Scuderi engine could improve fuel consumption by fifty percent

$50 million engine: It took Scuderi Group most of the $65 million it’s raised so far to develop just one engine, the prototype shown here. It’s a split-cycle two-cylinder engine, in which one cylinder compresses air and the other combusts a fuel-air mixture. Credit: Scuderi

MIT Technology Review reports that an engine development company called the Scuderi Group recently announced progress in its effort to build an engine that can reduce fuel consumption by 25 to 36 percent compared to a conventional design. Such an improvement would be roughly equal to a 50 percent increase in fuel economy.

Sal Scuderi, president of the Scuderi Group, which has raised $65 million since it was founded in 2002, says that nine major automotive companies have signed nondisclosure agreements that allow them access to detailed data about the engine. Scuderi says he is hopeful that at least one of the automakers will sign a licensing deal before the year is over.

A conventional engine uses a four stroke cycle: air is pulled into the chamber, the air is compressed, fuel is added and a spark ignites the mixture, and finally the combustion gases are forced out of the cylinder. In the Scuderi engine, known as a split-cycle engine, these functions are divided between two adjacent cylinders. One cylinder draws in air and compresses it. The compressed air moves through a tube into a second cylinder, where fuel is added and combustion occurs.

Splitting these functions gives engineers flexibility in how they design and control the engine. In the case of the Scuderi engine, there are two main changes from what happens in a conventional internal-combustion engine. The first is a change to when combustion occurs as the piston moves up and down in the cylinder. The second is the addition of a compressed-air storage tank.

The split-cycle design, however, allows for extremely fast combustion—three to four times faster than in conventional engines, Scuderi says—which increases pressure far faster than the volume expansion decreases it. He says that fast combustion is enabled by creating very high pressure air in the compression cylinder, and then releasing it into the combustion chamber at high velocities.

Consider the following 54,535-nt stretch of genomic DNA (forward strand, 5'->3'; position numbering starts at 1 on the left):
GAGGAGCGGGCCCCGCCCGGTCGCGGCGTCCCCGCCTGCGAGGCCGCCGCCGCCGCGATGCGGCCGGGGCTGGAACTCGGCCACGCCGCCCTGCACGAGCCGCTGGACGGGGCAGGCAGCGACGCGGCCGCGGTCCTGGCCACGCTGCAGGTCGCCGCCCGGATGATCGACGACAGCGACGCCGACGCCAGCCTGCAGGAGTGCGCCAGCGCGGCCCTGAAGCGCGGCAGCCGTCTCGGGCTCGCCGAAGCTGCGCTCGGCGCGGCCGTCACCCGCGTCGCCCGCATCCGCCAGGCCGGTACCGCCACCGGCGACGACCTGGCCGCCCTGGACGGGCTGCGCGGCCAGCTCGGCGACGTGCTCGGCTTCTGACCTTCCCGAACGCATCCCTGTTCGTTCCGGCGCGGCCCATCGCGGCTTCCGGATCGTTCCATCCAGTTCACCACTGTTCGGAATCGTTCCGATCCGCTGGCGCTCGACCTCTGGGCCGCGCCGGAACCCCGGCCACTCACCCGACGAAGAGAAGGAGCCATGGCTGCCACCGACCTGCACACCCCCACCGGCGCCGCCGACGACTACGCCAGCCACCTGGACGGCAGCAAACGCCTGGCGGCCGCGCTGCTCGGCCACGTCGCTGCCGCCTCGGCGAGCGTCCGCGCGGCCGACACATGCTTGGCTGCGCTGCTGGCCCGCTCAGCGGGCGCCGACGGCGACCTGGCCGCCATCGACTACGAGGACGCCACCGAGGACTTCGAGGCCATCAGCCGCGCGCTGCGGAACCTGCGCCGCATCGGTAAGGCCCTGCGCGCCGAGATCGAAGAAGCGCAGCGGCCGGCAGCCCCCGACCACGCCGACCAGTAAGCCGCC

Having a separate air-compression cylinder makes it easy to divert compressed air into a storage tank, which can have a number of advantages. For one thing, it’s a way to address one problem with gasoline engines: they’re particularly inefficient at low loads, such as when a car is cruising at moderate speeds along a level road. Under such conditions, the air intake in a conventional engine is partly closed to limit the amount of air that comes into the engine—”it’s like sucking air in through a straw,” Scuderi says, which makes the engine work harder.

In the new engine design, rather than shutting down air flow, the air intake is kept wide open, “taking big gulps of air,” he says. The air that’s not needed for combustion is stored in the air tank. Once the tank is full, the compression piston stops compressing air. It’s allowed to move up and down freely, without any significant load being put on the engine, which saves fuel. The air tank then feeds compressed air into the combustion chamber.

The air tank also provides a way to capture some of the energy from slowing down the car. As the car slows, the wheels drive the compression cylinder, filling up the air tank. The compressed air is then used for combustion as needed.

Even if the simulation results translate into actual engine performance in a car, the engine may not prove to be easy and affordable to manufacture, Rinek says, especially with equipment in existing factories. The design will also have to compete with many other up-and-coming engine designs. Scuderi says the first application of the engine might not be in cars, but instead as a power generator, especially in applications where having compressed air on hand can be useful. For example, construction sites can require electricity for power saws and compressed air for nail guns.

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